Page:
The Carrier in the above photo has a Boys Anti-Tank Gun mounted in the forward gun position, the barrel of which can be seen protruding from the front of the photo. Also other tracks can be seen in the desert surface in front of the Carrier's direction of travel. These are most likely tracks from other Australian Carriers as opposed to Axis Tank tracks. The Axis tanks were a this stage of the battle concentrated to the front of the Red Line and not further back where this photo was taken.

No men were killed by the Stuka's bombs this day but on the day after this photo was taken 32 men from the 2/24th Infantry Battalion were killed in action in the Red Line.

image 128989 Australian War Memorial.

[Image] The Fig Tree R.A.P.

30th September, 1941. Tobruk, Libya.

A wounded man arrives at the 'Fig Tree'.

This wounded Digger from the 2/17th Infantry Battalion is being carried into the mouth of the cave under the 'Fig Tree' Regimental Aid Post. Located just inside the Red Line, north of the Derna Road, the Fig Tree was the only feature in an otherwise barren desert. It was visible from both Hill 209 in the Salient and Carrier Hill behind that. As a result it was an easy target for the German Artillery and would be heavily shelled for several hours per day.

During the shelling men would be stuck underground in the cramped dirty conditions until it was safe to leave. It was a place to stabilise wounded before transferring them to the Australian General Hospital near the Harbour. It patched up the walking wounded and sent them back to the lines.

To this day the Fig Tree still stands in Tobruk.

The Entry from the inside.

Waiting in the cave for the shelling to stop.

images 021023, 021021 and 021026 Australian War Memorial.

Saturday, September 13, 2008

[Image] Unrewarded 2/13th Valour

14th February, 1941. The Middle East.

NX14879 Cpl. J.T. Willis enjoys a quiet beer.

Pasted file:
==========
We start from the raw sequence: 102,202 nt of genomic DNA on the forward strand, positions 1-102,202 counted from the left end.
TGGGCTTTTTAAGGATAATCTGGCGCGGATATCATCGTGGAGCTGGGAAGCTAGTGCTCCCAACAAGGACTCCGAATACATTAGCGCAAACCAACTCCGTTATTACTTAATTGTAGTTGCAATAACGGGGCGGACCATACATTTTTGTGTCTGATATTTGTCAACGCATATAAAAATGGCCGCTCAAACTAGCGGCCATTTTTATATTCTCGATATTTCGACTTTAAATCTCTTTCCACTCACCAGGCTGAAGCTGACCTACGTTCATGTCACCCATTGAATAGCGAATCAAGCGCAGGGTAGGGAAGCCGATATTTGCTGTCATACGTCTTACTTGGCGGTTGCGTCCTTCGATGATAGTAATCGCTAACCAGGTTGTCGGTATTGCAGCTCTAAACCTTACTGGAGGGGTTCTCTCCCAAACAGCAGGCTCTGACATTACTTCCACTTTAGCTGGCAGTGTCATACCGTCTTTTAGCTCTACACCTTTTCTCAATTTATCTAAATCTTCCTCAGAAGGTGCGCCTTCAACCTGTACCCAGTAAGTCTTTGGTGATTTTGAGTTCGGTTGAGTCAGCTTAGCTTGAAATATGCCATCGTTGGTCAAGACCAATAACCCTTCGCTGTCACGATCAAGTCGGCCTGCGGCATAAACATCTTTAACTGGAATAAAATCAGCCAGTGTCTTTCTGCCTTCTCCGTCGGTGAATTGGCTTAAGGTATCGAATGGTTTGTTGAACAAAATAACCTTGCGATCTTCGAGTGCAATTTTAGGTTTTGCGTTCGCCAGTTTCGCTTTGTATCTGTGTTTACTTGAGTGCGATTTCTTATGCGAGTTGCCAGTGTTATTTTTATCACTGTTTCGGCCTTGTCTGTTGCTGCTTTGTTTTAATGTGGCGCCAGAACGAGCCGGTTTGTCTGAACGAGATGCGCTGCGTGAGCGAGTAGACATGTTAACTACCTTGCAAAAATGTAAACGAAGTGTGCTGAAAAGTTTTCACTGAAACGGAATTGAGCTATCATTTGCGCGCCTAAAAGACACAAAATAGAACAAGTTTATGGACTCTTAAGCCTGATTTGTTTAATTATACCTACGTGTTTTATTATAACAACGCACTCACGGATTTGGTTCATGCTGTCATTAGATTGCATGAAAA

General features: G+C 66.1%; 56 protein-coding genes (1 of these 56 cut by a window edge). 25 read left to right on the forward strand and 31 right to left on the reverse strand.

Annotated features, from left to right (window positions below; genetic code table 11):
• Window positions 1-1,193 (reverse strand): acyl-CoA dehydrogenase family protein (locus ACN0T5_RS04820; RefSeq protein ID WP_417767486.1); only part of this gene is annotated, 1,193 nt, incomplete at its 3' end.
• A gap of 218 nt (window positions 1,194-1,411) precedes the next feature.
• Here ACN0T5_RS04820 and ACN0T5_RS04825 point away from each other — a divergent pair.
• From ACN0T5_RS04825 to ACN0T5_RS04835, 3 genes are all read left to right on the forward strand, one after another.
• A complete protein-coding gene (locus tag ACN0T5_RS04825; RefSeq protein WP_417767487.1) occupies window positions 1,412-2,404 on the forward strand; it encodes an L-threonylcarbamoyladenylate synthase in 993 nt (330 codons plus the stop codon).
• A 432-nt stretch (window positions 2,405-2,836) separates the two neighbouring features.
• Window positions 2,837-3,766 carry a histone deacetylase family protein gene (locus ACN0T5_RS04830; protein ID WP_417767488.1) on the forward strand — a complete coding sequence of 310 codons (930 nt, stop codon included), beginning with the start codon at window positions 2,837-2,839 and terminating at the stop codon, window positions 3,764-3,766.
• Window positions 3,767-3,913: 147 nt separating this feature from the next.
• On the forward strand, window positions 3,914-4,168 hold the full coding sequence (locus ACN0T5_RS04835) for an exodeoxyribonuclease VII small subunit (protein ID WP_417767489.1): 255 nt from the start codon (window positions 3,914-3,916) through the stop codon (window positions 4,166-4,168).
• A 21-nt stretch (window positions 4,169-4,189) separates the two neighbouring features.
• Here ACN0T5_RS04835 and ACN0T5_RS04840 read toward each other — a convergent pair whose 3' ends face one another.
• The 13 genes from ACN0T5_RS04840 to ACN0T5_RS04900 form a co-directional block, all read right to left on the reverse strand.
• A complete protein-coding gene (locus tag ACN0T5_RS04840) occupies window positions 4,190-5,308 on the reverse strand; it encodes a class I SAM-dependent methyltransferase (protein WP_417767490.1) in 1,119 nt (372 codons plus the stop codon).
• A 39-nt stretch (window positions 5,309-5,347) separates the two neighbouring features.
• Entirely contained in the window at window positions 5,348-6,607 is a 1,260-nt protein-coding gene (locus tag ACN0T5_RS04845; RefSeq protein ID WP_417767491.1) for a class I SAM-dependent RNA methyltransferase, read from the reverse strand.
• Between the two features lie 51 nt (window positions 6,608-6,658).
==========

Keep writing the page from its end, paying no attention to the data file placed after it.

NX14879 Cpl. James Thomas Willis of the 2/13th Infantry Battalion enjoys a quiet beer somewhere in the Middle East prior to engaging in the action during the Benghazi Handicap that ultimately took his life.

A farm hand from Moree, north western NSW, Cpl. Thomas was in charge of a Bren Gun section that was posted near the road at the bottom of the pass at Er Reijima when they were surprised by the rapid advance of the German Panzer Tanks. Finding themselves suddenly under intense fire Cpl. Willis grabbed a Bren Gun and yelled at his men to withdraw whilst laying down a barrage of machine gun fire on the advancing Germans from a formation of rocks. This drew the fire of the tanks killing Cpl. Willis but his sacrifice did allow some of his men to escape, though unfortunately not all.

Cpl. Willis' unfaltering leadership and decisive action under fire undoubtedly saved the lives of some of his men that day but he has never been acknowledged by the Army with the posthumous awarding of any medal for valour under enemy fire.

I personally believe that Cpl. Willis met the criteria for the award of the Military Medal.

"On the 4th April, 1941 when under intense fire from German tanks and infantry he single handedly and without due regard for his personal safety did take charge of a Bren Light Machine Gun and whilst ordering his men to withdraw to safety lay down a barrage of covering fire to safeguard the retreat of his men and to draw the fire of the enemy onto himself, an action that he most certainly knew would likely result in his death."

"Whist Cpl. Willis' section did suffer casualties in the engagement his utmost attention to duty and to the safety of his men ensured that there were survivors. This would undoubtedly not have been the case if Cpl. Willis had not sacrificed his own life by drawing the enemy fire onto himself and thus away from his men."